Strong performances in its live and ticketing sectors drove CTS Eventim revenue beyond €1 billion ($1.23bn) for the first time, in 2017.
The pan-Europe ticketing behemoth saw revenue rise 24.6 per cent to €1.034bn ($1.28bn) from €829.9m ($1.02bn) in 2016, with earnings before tax, depreciation and amortisation (EBITDA) up to €204.7m ($253.2m) in 2017, compared to €194.5m ($240.6m) the previous year.
The company has also taken a controlling stake in Milan-based concert promoter Vivo Concerti, its fourth acquisition in Italy in eight months. Vivo was bought from Warner Music by CEO Clemente Zard in March (see Audience issue 218).
“Ever since I took over Vivo Concerti, I have wanted to work with an international partner,” says Zard, who will continue to manage Vivo. “Within a short time we have found a global player in CTS Eventim, a company that is not only very familiar with our market segment, but which also shares our vision.”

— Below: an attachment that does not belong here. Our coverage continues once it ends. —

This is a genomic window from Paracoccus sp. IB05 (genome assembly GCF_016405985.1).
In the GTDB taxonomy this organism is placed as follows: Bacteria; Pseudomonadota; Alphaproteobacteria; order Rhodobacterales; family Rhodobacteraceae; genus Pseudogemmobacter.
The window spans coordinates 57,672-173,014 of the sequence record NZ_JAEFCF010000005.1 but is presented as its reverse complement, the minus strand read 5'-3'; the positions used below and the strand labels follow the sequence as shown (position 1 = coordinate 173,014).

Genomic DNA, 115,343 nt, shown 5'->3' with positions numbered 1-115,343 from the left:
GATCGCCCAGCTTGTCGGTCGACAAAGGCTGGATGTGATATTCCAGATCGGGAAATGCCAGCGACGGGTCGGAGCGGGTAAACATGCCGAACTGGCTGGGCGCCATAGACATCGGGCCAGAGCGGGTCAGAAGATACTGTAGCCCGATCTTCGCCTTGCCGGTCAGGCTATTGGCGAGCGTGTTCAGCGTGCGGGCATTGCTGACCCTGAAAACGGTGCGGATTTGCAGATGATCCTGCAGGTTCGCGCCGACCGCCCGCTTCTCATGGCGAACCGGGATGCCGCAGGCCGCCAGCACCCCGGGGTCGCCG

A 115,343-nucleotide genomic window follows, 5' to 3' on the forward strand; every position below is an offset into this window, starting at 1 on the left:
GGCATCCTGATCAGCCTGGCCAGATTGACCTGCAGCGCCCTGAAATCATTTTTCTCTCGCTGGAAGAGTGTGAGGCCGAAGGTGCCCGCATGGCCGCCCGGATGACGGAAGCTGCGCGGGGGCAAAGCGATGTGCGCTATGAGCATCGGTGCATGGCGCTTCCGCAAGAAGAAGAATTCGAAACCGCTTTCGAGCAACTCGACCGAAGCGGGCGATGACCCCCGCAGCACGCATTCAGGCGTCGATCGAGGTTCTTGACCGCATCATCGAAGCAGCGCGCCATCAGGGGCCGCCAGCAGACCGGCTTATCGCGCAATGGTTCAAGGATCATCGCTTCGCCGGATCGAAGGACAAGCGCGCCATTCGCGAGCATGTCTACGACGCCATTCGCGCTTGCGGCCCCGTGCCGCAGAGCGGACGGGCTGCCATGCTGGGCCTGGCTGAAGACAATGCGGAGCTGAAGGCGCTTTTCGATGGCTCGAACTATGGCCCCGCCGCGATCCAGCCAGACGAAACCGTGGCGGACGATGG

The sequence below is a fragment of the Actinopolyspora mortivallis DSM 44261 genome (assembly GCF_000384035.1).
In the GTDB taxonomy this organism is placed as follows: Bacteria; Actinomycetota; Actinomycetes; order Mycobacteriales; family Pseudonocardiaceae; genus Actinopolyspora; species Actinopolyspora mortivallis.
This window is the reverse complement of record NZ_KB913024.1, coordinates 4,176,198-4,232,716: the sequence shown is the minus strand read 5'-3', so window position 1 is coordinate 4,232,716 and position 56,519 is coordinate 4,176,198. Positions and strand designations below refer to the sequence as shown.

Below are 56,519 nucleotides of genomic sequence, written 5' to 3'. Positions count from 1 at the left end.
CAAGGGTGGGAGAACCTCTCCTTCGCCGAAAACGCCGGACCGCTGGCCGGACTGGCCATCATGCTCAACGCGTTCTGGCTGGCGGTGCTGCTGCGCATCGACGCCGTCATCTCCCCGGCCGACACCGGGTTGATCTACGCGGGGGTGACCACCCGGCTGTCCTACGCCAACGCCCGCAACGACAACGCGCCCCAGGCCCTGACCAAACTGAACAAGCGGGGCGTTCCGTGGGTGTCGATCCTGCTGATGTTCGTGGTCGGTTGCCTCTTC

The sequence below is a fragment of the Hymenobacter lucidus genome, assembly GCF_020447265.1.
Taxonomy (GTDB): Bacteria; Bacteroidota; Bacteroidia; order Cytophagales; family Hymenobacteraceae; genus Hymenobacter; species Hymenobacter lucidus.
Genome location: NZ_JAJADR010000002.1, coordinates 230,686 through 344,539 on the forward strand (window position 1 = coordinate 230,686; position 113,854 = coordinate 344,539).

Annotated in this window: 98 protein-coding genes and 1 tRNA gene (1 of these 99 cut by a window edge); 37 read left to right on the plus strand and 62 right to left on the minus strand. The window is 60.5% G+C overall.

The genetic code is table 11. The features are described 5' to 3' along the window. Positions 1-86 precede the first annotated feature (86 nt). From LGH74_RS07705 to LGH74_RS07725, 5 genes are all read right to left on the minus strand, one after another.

Zard’s activities as an independent promoter will now also fall under the Vivo banner.
CTS sold 250m tickets last year, including 150m for 240,000 live events, helping generate revenue of €418.4m ($517.7m), up from €395.1m ($488.8m), and EBITDA of €178.6m ($220.9m). Online ticket sales rose 11.9 per cent to 48.9m.
“By expanding our digital and international operations, we have once again created value: for over 250 million ticket-buyers in Europe and South America, for innumerable artistes and promoters all over the world,” says CTS CEO Klaus-Peter Schulenberg.
CTS’s live entertainment division in Germany, Medusa, which owns MLK and majority stakes in national operators FKP Scorpio and Peter Rieger Konzertagentur, and Italian promoters Vertigo, Friends & Partners and D’Alessandro e Galli, saw revenue increase 42.7 per cent to €626.7m ($775.3m), from €439.2m ($543.3m)
However, income fell to €26.1m ($32.2m) from €27.2m ($34.2m) the year before, something the company attributed to costs incurred establishing new festival brands and relaunching existing formats.